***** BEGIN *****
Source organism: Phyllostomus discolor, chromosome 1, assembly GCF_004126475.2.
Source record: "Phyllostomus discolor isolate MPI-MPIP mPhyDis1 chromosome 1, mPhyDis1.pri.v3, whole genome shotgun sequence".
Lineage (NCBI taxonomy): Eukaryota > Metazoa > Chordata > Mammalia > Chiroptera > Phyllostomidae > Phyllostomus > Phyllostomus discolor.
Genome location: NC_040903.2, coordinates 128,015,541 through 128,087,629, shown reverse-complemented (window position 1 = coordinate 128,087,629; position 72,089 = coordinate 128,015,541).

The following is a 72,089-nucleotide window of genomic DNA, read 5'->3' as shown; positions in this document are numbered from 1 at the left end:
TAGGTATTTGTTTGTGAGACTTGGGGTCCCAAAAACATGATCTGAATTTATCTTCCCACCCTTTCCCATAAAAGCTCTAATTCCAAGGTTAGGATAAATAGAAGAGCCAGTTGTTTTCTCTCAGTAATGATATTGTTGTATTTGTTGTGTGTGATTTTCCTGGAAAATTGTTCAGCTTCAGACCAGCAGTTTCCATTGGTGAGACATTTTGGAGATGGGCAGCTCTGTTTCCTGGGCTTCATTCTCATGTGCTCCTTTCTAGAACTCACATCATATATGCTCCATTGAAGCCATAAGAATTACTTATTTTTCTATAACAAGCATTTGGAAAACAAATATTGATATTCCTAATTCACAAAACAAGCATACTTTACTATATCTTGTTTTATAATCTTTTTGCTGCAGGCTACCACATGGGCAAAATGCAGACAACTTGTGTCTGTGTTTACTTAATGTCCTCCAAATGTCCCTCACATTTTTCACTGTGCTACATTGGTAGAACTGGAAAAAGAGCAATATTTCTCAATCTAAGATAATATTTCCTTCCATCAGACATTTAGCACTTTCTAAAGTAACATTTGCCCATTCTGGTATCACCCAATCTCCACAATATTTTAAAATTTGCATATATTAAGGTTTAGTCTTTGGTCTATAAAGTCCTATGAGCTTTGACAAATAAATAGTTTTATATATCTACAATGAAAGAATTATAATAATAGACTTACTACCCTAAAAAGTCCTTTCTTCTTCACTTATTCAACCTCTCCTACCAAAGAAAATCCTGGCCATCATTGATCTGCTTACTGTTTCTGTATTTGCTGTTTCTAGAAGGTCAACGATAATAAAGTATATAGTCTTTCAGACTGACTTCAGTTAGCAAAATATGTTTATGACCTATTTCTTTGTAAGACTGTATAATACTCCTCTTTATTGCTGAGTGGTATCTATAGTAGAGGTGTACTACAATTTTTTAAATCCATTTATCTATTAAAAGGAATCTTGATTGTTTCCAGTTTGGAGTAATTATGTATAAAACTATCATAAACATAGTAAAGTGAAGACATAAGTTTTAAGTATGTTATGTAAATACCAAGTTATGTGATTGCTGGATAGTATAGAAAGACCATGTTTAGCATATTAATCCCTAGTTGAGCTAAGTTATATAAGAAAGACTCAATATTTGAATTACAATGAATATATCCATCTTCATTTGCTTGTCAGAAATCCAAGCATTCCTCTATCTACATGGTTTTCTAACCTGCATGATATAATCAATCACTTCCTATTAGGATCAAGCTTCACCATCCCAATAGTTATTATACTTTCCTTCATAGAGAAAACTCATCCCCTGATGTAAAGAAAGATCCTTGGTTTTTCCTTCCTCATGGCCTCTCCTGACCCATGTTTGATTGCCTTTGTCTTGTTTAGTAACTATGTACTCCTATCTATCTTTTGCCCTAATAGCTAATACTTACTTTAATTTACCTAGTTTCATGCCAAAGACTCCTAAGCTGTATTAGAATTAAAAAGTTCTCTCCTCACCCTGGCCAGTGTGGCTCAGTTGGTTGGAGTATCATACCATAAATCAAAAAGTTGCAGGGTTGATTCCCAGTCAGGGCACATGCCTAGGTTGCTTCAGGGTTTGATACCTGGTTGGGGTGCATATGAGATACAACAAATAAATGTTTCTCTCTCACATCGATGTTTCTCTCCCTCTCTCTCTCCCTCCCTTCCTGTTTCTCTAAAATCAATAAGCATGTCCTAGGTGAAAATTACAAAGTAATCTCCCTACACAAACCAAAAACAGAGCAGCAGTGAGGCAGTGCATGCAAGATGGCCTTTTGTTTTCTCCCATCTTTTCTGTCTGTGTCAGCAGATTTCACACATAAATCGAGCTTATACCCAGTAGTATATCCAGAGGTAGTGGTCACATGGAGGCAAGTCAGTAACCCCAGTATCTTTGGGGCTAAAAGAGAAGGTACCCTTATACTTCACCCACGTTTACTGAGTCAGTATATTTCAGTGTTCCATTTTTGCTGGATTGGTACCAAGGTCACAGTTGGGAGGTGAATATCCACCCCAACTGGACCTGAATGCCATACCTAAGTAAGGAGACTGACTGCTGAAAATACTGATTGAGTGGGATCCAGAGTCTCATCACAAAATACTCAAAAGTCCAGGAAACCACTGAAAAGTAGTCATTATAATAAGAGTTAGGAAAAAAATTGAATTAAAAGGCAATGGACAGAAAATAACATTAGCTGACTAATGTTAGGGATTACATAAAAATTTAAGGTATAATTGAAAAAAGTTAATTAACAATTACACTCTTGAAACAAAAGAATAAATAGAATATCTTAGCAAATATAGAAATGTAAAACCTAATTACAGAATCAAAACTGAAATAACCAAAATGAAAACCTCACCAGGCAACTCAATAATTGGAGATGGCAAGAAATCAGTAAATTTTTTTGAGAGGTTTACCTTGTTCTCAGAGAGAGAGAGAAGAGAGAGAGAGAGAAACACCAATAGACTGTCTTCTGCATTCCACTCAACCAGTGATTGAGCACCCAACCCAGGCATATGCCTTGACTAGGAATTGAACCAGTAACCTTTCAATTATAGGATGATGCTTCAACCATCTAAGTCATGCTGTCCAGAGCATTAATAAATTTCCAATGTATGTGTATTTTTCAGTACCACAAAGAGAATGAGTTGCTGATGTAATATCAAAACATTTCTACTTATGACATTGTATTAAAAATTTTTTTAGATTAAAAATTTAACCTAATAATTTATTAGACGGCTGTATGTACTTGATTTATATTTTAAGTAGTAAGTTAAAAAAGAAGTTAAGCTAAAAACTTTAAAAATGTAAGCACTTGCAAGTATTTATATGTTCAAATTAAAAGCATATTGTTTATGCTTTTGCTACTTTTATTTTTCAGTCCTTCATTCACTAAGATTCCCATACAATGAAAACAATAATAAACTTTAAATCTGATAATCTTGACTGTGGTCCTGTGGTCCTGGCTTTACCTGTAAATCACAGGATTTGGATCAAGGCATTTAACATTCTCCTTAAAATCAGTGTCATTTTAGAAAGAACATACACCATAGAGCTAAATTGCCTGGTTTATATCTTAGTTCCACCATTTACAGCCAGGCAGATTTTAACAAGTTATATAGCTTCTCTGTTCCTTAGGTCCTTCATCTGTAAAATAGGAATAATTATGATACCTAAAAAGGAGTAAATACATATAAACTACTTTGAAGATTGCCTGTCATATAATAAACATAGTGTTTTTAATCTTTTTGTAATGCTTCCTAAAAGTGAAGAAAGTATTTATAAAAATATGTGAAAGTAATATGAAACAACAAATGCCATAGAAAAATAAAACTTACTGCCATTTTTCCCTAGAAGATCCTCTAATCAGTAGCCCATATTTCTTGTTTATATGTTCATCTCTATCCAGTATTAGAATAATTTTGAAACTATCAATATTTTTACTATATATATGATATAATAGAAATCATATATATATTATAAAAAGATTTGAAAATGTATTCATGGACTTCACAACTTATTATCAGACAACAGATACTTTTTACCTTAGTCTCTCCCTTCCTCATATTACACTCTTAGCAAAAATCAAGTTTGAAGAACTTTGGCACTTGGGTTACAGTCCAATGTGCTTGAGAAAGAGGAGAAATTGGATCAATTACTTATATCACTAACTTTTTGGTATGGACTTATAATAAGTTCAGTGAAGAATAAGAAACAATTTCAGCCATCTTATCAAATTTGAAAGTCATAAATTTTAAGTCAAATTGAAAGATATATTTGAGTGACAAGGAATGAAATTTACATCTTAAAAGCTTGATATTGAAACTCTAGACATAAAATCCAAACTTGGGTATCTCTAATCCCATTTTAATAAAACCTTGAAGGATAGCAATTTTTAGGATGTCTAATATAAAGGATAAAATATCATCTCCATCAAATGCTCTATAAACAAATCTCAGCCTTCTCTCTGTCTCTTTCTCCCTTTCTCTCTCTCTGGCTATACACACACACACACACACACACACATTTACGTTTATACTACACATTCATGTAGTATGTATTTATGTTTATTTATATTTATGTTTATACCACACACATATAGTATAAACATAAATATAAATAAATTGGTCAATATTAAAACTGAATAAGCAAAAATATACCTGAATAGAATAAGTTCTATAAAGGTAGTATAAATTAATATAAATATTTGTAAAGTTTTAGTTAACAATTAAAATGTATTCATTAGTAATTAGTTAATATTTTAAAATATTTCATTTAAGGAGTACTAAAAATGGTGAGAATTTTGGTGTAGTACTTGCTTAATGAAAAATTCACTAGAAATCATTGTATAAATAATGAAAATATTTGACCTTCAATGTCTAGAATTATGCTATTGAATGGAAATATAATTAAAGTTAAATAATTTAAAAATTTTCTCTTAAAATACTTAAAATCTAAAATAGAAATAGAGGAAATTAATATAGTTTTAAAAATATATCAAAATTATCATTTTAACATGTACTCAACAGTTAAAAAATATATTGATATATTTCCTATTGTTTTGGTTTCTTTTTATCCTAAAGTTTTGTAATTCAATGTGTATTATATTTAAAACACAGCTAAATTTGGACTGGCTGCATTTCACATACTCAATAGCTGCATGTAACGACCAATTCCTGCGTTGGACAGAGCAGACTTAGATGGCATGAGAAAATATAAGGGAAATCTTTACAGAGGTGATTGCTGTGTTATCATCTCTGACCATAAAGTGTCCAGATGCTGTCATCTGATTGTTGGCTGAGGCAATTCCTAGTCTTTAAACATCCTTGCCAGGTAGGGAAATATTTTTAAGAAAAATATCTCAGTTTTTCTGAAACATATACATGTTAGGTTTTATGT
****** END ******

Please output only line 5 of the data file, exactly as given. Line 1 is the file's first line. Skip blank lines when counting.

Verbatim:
The following is a 72,089-nucleotide window of genomic DNA, read 5'->3' as shown; positions in this document are numbered from 1 at the left end: